Our Techno Jouissance
How Could Intelligent and Affectively Orientated Technologies Effect the Brain?
September 2, 2015artist contribution,
This essay (part of the Open! Co-Op Academy project “did you feel it?”) is concerned with how affective forces move through our technological encounters and how technology itself can alter these, as well as their perception within our brain. It’s not so much about the exchanges between one another, as about the situations where other, non-human, intelligences come into the fray. How and where do these intelligences manifest and what psychology do they bring about? In the latter part of the essay, I’ll compare some examples with existing theories of affective labour in order to give us an idea of what could come of these forces in the future. Affective labour has become central to consumer capitalism, seen in the prevalence of roles like the call centre worker, and so related theories can show how capital already functions affectively.
To give us a bearing on the concerns in question, it is necessary to define what aspect of technology we’re talking about. In the film Ex Machina (2015), the character Nathan is challenged with discerning whether the “robot” in the film is intelligent. He proposes using philosopher Frank Jackson’s thought experiment, Mary in a black and white room:
Mary is a brilliant scientist who is, for whatever reason, forced to investigate the world from a black and white room via a black and white television monitor. She specializes in the neurophysiology of vision and acquires, let us suppose, all the physical information there is to obtain about what goes on when we see ripe tomatoes, or the sky, and use terms like “red”, “blue”, and so on. She discovers, for example, just which wavelength combinations from the sky stimulate the retina, and exactly how this produces via the central nervous system the contraction of the vocal cords and expulsion of air from the lungs that results in the uttering of the sentence “The sky is blue”. ... What will happen when Mary is released from her black and white room or is given a color television monitor? Will she learn anything or not?
—Frank Jackson, 1982
In response, Nathan asks “but does she know what colour feels like?”. Nathan’s distorting perspective of knowledge, intelligence and feeling that sits somewhere on the edge of Mary’s door is the mixed intelligence I wish to address. It could be called the technological threshold,1 or the space between us and technology, which we mediate in our interaction with it.
Nathan’s query is an effort in ex-machina to debunk the myth that brains and computers are sort of the same. French philosopher Catherine Malabou proposes that this analogy was held up in the fifties, as a way of advancing early developments in artificial intelligence, but is now a hindrance (Catherine Malabou, 2008, 34). The analogy is based on the idea of a program and that thinking is kind of like calculating or programming; if you can thus get a computer to calculate enough, it will be as if it is thinking. Jackson’s thought experiment and Nathan’s question highlight the errors in this analogy; there is a fundamental difference in the way a human and a machine thinks. That difference Nathan talks about is at the very edge of human thought. It is what neuroscientist Daniel Dennett calls “qualia”, “an unfamiliar term for something that could not be more familiar to each of us: the ways things seem to us” (Daniel Dennett, 1985). Qualia is the archetypal argument of anti-materialist consciousness:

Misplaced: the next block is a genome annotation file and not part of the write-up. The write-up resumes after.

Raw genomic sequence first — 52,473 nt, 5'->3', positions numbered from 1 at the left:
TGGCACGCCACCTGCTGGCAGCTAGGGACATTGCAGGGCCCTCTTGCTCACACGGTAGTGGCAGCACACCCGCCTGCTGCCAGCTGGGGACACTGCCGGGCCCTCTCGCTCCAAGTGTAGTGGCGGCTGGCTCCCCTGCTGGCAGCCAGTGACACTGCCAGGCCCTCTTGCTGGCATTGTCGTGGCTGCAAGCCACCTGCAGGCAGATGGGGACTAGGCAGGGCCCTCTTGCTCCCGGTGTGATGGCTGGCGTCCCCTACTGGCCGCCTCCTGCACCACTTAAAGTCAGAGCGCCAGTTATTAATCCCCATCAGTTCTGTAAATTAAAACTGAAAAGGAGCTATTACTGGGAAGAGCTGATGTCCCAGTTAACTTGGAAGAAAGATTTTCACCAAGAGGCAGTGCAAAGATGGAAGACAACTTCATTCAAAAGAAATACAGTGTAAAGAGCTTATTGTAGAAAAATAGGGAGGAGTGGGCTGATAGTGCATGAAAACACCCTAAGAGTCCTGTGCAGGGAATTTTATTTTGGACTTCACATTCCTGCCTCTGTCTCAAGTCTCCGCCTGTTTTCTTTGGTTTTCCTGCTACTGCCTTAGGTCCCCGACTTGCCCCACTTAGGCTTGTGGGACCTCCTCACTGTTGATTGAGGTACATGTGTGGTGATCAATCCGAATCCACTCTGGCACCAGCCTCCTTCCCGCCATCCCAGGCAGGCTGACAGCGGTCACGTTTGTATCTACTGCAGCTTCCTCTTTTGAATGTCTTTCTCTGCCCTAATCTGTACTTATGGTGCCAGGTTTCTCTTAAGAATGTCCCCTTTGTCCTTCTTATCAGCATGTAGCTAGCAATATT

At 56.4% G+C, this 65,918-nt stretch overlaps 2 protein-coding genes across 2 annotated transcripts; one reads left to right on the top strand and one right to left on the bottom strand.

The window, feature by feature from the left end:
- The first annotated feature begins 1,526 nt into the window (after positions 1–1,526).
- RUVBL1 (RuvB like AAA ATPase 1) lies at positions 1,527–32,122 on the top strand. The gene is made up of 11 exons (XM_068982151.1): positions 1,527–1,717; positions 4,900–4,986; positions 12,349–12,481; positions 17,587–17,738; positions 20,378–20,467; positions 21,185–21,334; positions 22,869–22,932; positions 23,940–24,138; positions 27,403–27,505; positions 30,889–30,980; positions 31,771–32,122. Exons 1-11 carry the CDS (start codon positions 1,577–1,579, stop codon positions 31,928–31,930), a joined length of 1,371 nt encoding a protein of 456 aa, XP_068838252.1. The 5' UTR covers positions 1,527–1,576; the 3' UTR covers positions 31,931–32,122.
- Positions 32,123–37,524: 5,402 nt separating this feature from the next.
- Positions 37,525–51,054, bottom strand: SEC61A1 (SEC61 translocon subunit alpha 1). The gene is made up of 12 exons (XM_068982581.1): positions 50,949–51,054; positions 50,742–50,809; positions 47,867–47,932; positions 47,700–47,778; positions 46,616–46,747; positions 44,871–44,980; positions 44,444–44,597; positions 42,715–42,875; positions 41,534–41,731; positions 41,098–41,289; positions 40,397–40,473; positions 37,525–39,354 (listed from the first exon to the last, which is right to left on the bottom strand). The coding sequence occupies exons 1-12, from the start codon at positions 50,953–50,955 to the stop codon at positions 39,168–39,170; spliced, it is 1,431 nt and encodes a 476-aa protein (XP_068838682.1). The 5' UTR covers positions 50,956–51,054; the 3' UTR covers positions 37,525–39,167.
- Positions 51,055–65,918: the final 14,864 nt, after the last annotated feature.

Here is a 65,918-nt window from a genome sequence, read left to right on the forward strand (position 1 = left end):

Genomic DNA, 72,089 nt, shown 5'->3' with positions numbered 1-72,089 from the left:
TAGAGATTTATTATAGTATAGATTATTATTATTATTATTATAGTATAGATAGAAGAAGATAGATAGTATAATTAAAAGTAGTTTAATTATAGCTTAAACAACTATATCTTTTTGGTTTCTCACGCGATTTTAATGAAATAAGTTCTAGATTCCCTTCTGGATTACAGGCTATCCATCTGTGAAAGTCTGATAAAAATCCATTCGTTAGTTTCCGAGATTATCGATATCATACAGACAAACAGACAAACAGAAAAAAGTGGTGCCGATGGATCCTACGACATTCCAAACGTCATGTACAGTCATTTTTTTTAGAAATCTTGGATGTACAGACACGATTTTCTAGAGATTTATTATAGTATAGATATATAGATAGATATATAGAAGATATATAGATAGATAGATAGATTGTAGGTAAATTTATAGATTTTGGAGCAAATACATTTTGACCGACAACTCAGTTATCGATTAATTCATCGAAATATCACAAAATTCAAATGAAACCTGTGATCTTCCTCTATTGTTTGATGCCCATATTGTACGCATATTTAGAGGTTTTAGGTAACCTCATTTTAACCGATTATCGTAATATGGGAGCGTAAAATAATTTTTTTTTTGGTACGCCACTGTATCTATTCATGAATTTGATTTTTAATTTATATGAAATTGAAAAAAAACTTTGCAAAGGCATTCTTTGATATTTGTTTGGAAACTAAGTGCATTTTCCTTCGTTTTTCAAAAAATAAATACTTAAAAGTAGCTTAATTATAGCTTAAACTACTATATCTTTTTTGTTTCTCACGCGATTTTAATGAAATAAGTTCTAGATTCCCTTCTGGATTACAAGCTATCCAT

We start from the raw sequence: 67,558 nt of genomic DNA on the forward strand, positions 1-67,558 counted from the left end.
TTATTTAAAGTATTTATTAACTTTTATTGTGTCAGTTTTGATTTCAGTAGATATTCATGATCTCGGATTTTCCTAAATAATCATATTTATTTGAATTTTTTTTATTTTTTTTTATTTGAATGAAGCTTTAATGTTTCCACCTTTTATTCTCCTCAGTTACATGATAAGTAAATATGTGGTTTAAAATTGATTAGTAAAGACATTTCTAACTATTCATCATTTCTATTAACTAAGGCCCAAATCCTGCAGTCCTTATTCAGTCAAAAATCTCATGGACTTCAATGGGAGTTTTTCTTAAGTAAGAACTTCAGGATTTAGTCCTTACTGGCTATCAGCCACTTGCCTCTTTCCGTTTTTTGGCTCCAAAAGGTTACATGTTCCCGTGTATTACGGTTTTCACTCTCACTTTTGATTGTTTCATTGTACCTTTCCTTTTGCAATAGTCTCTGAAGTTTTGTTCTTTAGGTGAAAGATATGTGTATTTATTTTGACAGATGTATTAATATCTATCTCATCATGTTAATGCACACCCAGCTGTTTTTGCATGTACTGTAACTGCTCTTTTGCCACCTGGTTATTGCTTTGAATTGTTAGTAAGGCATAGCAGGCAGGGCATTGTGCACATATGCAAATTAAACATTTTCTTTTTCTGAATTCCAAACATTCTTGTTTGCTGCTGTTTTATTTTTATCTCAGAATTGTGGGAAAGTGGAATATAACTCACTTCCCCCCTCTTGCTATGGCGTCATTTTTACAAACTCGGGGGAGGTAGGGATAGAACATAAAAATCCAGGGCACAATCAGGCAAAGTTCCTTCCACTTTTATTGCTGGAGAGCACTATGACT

The sensation of color cannot be accounted for by the physicist's objective picture of light-waves. Could the physiologist account for it, if he had fuller knowledge than he has of the processes in the retina and the nervous processes set up by them in the optical nerve bundles and in the brain? I do not think so.
—Erwin Schrödinger, 1944
Qualia is that thin little edge of our consciousness, those things that feel idiosyncratic, personal or unexplainable. So the concern of this essay is how this edge is acted upon, when pressed up against technology. This is where plasticity comes in. Plasticity is a term used in neuroscience and also by Malabou, which refers to changes in the brain’s synapses and pathways, due to external factors. These can be caused by environment, behaviour or physical trauma; as well as many more. So how can technology cause plasticity?